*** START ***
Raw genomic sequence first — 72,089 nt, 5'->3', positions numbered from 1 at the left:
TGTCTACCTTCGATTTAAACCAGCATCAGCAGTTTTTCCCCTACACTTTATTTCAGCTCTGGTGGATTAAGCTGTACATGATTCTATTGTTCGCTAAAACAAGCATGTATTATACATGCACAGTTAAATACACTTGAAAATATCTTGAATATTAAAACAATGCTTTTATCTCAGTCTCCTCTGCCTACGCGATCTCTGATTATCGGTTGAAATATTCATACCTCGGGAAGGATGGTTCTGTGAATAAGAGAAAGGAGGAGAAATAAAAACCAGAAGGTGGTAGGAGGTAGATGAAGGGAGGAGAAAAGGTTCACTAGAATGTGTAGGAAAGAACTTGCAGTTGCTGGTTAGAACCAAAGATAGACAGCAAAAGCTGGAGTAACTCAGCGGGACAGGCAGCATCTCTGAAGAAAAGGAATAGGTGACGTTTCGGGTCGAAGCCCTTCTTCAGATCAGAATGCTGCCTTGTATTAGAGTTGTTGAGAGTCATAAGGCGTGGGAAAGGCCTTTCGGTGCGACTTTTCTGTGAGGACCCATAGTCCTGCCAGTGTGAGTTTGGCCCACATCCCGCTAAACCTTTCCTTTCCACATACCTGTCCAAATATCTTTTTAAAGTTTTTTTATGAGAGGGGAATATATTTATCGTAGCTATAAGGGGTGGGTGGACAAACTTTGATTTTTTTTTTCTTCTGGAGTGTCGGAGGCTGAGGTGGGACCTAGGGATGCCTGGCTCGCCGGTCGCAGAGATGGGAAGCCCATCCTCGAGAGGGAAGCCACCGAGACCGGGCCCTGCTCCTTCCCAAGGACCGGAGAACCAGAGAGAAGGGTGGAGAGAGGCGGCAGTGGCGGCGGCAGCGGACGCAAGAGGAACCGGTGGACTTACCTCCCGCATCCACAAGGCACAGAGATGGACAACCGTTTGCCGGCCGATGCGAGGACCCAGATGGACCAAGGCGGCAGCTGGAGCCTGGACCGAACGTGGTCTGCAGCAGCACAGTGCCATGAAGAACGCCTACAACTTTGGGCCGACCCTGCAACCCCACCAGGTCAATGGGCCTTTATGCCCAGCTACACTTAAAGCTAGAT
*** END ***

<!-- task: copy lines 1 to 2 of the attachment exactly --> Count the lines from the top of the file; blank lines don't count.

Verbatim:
Raw genomic sequence first — 72,089 nt, 5'->3', positions numbered from 1 at the left:
TGTCTACCTTCGATTTAAACCAGCATCAGCAGTTTTTCCCCTACACTTTATTTCAGCTCTGGTGGATTAAGCTGTACATGATTCTATTGTTCGCTAAAACAAGCATGTATTATACATGCACAGTTAAATACACTTGAAAATATCTTGAATATTAAAACAATGCTTTTATCTCAGTCTCCTCTGCCTACGCGATCTCTGATTATCGGTTGAAATATTCATACCTCGGGAAGGATGGTTCTGTGAATAAGAGAAAGGAGGAGAAATAAAAACCAGAAGGTGGTAGGAGGTAGATGAAGGGAGGAGAAAAGGTTCACTAGAATGTGTAGGAAAGAACTTGCAGTTGCTGGTTAGAACCAAAGATAGACAGCAAAAGCTGGAGTAACTCAGCGGGACAGGCAGCATCTCTGAAGAAAAGGAATAGGTGACGTTTCGGGTCGAAGCCCTTCTTCAGATCAGAATGCTGCCTTGTATTAGAGTTGTTGAGAGTCATAAGGCGTGGGAAAGGCCTTTCGGTGCGACTTTTCTGTGAGGACCCATAGTCCTGCCAGTGTGAGTTTGGCCCACATCCCGCTAAACCTTTCCTTTCCACATACCTGTCCAAATATCTTTTTAAAGTTTTTTTATGAGAGGGGAATATATTTATCGTAGCTATAAGGGGTGGGTGGACAAACTTTGATTTTTTTTTTCTTCTGGAGTGTCGGAGGCTGAGGTGGGACCTAGGGATGCCTGGCTCGCCGGTCGCAGAGATGGGAAGCCCATCCTCGAGAGGGAAGCCACCGAGACCGGGCCCTGCTCCTTCCCAAGGACCGGAGAACCAGAGAGAAGGGTGGAGAGAGGCGGCAGTGGCGGCGGCAGCGGACGCAAGAGGAACCGGTGGACTTACCTCCCGCATCCACAAGGCACAGAGATGGACAACCGTTTGCCGGCCGATGCGAGGACCCAGATGGACCAAGGCGGCAGCTGGAGCCTGGACCGAACGTGGTCTGCAGCAGCACAGTGCCATGAAGAACGCCTACAACTTTGGGCCGACCCTGCAACCCCACCAGGTCAATGGGCCTTTATGCCCAGCTACACTTAAAGCTAGAT